Know Your Rights When It Comes To Eviction

If you are behind on your rent payments, your landlord may have the right to evict you. But you should also know that there are certain legal protections in place in the United States to protect tenants. Laws can vary a bit by state, but all of them will at least give the tenant the ability to fix the delinquency in payment before getting evicted. If you have been served with an eviction notice, here are three tips for making sure your landlord is playing by the rules.

An Opportunity to Pay

When a landlord goes to evict you, they must provide written notice. This notice must be clearly posted somewhere it can be seen by your apartment or sent through the mail. (requirements vary by state). In all states, the tenant will have a specific length of time to pay the outstanding balance. If this balance is paid by the date in question, the tenant cannot be evicted. If your landlord is trying to evict you but has not posted proper notice through a court order, you should hire a real estate attorney to help you fight back.

Is There a Reason You Have Not Paid?

In certain cases, a tenant has the right to withhold payment to the landlord if the landlord has not done a good job of maintaining the property. For example, most states require that the landlord provide a working source of heat and water and keep the property free of health hazards. If the landlord fails to meet these requirements, you could have the right to intentionally stop paying your rent until the problems are fixed. A landlord cannot evict you if the reason you are not paying is because of their own negligence. Understand of course that you may need to go to court to prove that the landlord isn’t holding up their end of the deal, in which case a real estate attorney will once again come in handy.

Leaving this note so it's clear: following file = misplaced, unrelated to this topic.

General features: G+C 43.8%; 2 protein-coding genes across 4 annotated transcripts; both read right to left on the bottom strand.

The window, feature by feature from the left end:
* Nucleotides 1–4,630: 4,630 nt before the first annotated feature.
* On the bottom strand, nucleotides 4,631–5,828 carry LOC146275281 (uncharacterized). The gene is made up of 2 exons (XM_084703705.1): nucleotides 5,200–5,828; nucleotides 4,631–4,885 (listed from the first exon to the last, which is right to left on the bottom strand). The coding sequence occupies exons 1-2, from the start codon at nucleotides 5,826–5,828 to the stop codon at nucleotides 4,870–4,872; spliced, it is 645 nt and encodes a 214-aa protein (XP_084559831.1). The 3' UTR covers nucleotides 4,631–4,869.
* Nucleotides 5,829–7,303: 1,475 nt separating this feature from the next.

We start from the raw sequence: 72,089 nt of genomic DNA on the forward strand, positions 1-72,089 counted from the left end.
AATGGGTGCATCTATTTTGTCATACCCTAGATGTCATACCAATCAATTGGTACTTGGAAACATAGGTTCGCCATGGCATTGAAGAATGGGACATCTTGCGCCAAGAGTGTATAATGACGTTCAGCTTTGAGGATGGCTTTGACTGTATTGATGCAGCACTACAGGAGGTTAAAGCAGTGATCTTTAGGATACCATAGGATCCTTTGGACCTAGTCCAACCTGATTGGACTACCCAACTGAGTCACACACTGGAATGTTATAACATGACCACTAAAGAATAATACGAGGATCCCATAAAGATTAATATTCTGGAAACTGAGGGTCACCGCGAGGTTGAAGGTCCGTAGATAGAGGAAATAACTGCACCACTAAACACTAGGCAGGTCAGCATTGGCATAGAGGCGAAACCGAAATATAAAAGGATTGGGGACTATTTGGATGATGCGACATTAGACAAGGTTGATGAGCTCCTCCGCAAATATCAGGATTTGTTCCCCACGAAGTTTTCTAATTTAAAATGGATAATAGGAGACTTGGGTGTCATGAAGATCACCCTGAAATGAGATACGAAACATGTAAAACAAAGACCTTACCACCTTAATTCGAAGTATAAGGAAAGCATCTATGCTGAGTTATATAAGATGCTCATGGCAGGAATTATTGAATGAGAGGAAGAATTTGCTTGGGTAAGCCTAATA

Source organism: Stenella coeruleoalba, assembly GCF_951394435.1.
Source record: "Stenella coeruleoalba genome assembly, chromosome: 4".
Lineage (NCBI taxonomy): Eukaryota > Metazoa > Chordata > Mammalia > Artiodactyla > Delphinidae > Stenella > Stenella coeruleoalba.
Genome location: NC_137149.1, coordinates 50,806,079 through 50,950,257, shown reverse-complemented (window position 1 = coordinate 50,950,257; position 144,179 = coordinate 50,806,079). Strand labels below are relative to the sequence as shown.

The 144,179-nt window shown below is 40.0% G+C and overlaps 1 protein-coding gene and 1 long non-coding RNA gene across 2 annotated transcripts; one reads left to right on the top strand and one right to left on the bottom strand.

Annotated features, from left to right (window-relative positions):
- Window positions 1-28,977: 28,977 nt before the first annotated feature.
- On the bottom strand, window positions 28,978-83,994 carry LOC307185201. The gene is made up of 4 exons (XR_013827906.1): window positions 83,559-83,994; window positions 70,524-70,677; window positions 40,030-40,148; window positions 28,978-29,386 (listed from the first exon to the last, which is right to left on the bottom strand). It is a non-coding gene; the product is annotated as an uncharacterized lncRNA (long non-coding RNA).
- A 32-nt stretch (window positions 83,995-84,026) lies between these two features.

You Must Have Access to the Property Until the Court-Mandated Date

If the deadline passes on the final notice the landlord has given you to pay your rent and you do not pay, they can then go to court and get an order to evict. Understand though that this may not happen immediately. Sometimes the court may give the tenant additional time before they have to leave, sometimes another month or more. This is especially the case if there are health concerns. Until your landlord actually gets the court order to evict you, you have the right to access the apartment. If the landlord tries to force you out early by changing the locks or removing some of your belongings from the building, he or she has overstepped and you should contact an attorney.

Getting an eviction notice can be traumatizing, but understand that you do have rights in this situation. You must be given time to make the payments you have missed and you do not have to pay if you can prove that the landlord did not take proper care of the building. If you think your landlord is in the wrong, contact an attorney, like Saba Richard D. Attorney, for assistance.

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